Bush's budget cuts would fall near Main Street

From fewer Head Start programs to outdated police gear, the proposed federal budget calls for spending cuts close to home.

Chief Joseph Estey in Hartford, Vt., won't be replacing the 15-year-old guns worn by his officers or buying new digital cameras for his police cruisers.

In New York, the Head Start program on the Upper West Side may have to start laying off staff members and eliminate the program for children with special needs.

In Seattle, the fire department, already constrained by a tight city budget, won't be getting federal funding to put more firefighters on each truck as it had hoped.

More than at any time in the four years of the Bush administration, Main Street will be feeling the impact of the federal budget if the president's spending plan is adopted.

From Altoona, Pa., where Amtrak stops, to the nation's congested airports, Americans could be looking at changes that will affect their everyday lives - everything from after-school programs to cotton harvests - as a result of bigger-than-normal cutbacks.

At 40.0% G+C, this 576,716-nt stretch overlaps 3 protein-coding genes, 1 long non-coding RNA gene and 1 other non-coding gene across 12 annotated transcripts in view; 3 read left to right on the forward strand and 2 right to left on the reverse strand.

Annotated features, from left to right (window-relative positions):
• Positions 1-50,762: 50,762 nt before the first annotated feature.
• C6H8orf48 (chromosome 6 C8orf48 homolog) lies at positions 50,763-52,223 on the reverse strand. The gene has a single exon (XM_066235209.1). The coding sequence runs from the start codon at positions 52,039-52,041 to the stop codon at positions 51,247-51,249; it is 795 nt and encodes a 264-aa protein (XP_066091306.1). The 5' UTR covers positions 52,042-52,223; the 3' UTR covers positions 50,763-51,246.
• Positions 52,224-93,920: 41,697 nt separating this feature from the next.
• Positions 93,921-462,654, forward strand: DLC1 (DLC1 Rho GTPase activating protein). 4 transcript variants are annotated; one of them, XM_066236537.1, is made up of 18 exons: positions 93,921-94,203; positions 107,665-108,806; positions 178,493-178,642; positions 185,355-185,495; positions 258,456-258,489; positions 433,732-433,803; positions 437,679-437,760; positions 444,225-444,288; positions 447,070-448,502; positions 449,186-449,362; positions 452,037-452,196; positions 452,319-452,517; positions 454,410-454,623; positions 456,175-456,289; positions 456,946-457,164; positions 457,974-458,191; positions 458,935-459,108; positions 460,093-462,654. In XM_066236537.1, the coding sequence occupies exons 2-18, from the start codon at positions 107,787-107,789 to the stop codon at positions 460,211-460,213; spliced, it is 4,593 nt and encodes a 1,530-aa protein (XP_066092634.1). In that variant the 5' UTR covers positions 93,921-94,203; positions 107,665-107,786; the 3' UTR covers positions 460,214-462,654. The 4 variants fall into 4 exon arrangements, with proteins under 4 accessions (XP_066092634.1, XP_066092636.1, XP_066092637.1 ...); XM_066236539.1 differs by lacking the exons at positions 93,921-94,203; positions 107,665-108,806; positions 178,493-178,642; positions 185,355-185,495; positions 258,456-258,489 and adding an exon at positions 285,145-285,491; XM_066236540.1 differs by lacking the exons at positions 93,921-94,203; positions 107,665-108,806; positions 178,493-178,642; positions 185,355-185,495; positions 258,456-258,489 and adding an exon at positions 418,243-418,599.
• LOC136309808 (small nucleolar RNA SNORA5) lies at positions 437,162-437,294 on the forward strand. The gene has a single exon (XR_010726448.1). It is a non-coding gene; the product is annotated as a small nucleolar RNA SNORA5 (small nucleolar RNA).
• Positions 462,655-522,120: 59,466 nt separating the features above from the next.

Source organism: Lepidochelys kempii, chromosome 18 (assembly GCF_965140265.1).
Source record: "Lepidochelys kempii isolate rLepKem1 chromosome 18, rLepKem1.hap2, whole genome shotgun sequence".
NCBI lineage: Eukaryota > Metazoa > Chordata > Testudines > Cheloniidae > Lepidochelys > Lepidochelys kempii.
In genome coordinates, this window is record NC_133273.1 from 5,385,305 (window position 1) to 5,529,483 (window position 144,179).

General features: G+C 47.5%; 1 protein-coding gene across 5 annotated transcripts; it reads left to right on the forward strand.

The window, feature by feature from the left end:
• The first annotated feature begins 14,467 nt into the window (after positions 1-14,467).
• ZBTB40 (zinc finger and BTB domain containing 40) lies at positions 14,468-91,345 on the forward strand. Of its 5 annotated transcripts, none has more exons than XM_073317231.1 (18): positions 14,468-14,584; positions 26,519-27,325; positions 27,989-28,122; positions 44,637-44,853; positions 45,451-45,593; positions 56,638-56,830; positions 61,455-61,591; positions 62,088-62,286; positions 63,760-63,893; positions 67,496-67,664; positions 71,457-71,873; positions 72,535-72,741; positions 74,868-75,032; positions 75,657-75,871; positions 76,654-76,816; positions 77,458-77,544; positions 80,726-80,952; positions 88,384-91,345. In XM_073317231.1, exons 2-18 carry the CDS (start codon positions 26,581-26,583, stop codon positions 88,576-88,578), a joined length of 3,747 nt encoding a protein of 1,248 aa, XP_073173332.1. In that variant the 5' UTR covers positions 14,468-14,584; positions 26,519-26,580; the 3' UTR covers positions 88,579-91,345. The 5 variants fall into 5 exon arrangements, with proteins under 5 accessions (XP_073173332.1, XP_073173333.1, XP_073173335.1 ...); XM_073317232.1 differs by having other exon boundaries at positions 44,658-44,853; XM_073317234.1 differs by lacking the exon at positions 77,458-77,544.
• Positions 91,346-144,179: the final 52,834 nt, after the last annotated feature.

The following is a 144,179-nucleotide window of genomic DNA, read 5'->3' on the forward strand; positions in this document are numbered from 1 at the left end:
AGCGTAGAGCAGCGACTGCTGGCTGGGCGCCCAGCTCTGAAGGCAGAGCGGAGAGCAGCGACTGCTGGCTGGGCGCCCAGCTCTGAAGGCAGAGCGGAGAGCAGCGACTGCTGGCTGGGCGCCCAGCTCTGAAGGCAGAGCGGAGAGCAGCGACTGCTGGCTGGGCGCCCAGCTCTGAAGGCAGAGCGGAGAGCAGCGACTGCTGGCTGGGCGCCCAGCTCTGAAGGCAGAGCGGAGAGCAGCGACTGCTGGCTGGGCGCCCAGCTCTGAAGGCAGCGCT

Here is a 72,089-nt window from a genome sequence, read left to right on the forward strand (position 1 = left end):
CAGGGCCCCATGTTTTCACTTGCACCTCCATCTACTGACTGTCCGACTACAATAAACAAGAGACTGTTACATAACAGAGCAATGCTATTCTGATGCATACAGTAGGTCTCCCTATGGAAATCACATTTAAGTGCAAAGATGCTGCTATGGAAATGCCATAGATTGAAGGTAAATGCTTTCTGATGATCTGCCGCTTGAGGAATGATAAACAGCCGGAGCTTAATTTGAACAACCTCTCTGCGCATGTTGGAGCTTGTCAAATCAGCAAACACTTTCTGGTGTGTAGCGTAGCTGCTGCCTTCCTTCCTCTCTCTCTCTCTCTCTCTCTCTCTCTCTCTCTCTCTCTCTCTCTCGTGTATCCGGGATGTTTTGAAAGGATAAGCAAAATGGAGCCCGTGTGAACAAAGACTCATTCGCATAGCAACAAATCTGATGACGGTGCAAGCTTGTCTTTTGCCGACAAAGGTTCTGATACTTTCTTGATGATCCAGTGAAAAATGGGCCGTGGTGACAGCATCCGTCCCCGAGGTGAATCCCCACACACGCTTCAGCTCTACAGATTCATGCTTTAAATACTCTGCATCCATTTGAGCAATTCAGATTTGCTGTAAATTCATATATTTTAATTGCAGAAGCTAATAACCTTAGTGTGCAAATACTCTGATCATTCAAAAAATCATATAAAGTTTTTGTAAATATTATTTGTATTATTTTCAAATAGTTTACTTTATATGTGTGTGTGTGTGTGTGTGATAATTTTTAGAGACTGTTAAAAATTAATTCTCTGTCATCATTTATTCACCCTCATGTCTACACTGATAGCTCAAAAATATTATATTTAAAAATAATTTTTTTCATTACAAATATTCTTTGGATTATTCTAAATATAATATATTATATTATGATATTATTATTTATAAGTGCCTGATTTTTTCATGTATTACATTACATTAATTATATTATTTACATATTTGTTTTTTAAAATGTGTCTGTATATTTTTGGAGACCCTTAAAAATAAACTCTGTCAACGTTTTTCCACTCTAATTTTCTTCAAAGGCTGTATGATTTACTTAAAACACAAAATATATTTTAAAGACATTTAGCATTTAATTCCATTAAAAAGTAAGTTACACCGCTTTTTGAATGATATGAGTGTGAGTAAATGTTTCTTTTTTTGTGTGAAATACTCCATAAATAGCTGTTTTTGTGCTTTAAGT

The Bush administration, for its part, argues that the reductions are needed to help keep the federal deficit - which, by its own estimate, will still hit a record $427 billion in fiscal 2005 - in check, while freeing up enough money to boost Pentagon spending and other select initiatives. Since almost 85 percent of the budget represents such items as interest on the debt, Social Security, Medicare, and Medicaid, the bulk of the cuts are coming in domestic programs.

The White House, of course, won't get all, or even many, of the cuts it wants, if history is any guide. Nonetheless, the proposed budget, as a starting point, is stirring concern in precinct houses and principals' offices across the country as another great lobbying war gears up over the nation's checkbook.